The standards for platforms’ obligations under the Internet Superfund should be based on their dominant role in communications and the incentives associated with their business models. This proposal suggests that digital platforms should be required to contribute a user fee based on their total number of monthly active users provided that that they:

  1. Are based in the United States;
  2. Rely predominantly on locating, indexing, linking to, displaying or distributing third-party or user-generated content for their commercial value, in the form of an advertising business model that generates more than 85% of the company's total annual revenue;
  3. Have advertising-based revenue exceeding $1 billion annually; and
  4. Have a total global monthly active base of at least 1 billion users.

This would mean that Google (based on its estimated 1.0 billion monthly active search users), Facebook (2.7 billion), YouTube (2.0 billion) and Instagram (estimated at 1.1 billion) would currently qualify for the fund.[55] Assuming a purely illustrative fee of $1 annually per monthly active user, the Internet Superfund would start as an annual fund of $6.8 billion for information analysis services to clean up the internet. In that case, the total user fees assigned to each platform would represent just 1.6% (Google, including YouTube) or 4.4% (Facebook, including Instagram) of total global corporate revenue.[56] Even a fee of $0.10 per monthly active user, collected from the leading information distribution platforms, would allow over half a billion dollars for information cleanup.

A calculation method based on the number of monthly active users avoids the need to know in advance the quantity of information that will need to be fact-checked, or what proportion of it is "good" or "bad" — it can be assumed that the quantity of misinformation and the potential for harms associated with it increases based on the number of users of each platform. This assumption also avoids the complexity associated with the different quantities of information represented by video, images, or text, as a so-called “bit tax” would introduce. Monthly active users is a nonfinancial performance indicator often used to assess online user growth and engagement among the platforms.[57] The fees could be assessed on a monthly or quarterly basis, accounting for any fluctuations in the number of active users. Use of this metric would provide a strong incentive to standardize its calculation and clean up fraudulent, unidentified, and corrupting accounts on each platform.[58] Lastly, using a fee instead of a tax on advertising avoids having to address fluctuations in spending by advertisers, which may have no correlation with the amount of misinformation flowing across platforms.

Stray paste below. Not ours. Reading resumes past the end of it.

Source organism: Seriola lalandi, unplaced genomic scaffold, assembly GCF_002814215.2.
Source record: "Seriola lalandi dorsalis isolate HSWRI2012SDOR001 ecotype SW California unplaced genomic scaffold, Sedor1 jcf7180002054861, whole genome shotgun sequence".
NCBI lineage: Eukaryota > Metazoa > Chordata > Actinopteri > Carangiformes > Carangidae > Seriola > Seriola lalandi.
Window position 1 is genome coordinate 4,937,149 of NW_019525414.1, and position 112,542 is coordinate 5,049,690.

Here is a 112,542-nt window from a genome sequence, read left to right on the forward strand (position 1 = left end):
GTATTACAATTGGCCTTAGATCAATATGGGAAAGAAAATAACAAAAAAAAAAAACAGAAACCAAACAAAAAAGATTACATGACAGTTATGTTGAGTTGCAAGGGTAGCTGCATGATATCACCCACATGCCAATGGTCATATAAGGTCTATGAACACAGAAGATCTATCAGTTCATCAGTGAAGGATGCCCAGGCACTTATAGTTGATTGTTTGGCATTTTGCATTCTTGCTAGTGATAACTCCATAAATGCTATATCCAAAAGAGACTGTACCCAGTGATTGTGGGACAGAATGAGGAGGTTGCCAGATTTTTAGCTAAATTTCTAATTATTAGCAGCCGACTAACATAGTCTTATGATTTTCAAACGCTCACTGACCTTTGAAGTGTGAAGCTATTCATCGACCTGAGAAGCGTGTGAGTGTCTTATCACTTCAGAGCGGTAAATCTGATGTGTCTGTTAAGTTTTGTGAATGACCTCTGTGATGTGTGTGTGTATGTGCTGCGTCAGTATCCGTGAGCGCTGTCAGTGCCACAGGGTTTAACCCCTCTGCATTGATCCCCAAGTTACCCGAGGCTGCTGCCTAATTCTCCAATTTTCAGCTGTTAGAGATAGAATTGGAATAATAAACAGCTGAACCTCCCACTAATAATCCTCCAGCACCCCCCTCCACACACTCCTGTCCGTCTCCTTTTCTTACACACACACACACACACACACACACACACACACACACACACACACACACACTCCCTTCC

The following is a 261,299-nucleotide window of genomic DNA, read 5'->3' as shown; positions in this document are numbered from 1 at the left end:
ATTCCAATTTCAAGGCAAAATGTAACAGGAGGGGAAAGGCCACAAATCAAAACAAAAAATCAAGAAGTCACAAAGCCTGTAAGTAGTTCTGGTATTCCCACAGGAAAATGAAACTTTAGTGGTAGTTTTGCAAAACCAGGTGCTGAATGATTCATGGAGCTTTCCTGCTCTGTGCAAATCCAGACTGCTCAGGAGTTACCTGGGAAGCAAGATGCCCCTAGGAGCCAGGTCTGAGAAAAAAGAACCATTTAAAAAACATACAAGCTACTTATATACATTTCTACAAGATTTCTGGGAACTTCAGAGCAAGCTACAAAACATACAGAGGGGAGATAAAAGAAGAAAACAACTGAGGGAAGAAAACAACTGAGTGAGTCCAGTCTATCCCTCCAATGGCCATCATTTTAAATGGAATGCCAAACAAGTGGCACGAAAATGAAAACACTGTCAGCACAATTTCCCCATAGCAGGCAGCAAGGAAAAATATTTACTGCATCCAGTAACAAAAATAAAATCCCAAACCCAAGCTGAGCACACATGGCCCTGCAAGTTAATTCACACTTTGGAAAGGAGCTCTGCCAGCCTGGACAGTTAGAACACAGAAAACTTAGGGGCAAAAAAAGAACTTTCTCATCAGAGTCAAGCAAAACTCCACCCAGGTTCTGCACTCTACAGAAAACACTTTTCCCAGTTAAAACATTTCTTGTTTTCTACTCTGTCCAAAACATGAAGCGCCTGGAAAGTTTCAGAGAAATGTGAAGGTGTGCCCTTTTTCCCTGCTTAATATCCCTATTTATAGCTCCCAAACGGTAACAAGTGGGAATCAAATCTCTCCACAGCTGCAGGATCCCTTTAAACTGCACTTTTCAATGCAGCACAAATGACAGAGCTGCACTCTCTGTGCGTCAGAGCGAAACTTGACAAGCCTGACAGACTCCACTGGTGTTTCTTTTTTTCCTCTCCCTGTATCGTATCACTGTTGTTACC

The proposed framework for the collection, allocation, and distribution of payments under the Internet Superfund is modeled after the system put in place for the collection of regulatory user fees by the EPA and the allocation and distribution of payments from the EPA Superfund.[59] Payments from platforms would be housed in a federal trust fund, administered by an independent body, and allocated among qualified news organizations certified to cleanse toxic information. Platforms subject to the fees will each have member accounts tied to an Internet Superfund website used to calculate and assess costs. This account will be connected to the federal agency designated to house the Internet Superfund (again, ideally, one with other regulatory authority over platforms).[60]

In order to avoid politicization of the allocations to fact-checking organizations, the funds would be disbursed as fees per hour, amount of content, or number of fact checks completed for the platforms. In other words, a general rate and basis of payment would be established by the federal agency (potentially derived from the payment schedules already in place between platforms and fact-checking organizations), but the actual amount each news organization receives would be dependent on the amount of service exchanged between the platforms and the news organization. Regular audits would be conducted by an independent committee of stakeholders to prevent organizations from taking advantage of the payment system and inflating their fees. In addition to funding news organizations, money from the Internet Superfund will go to administration of the fund itself.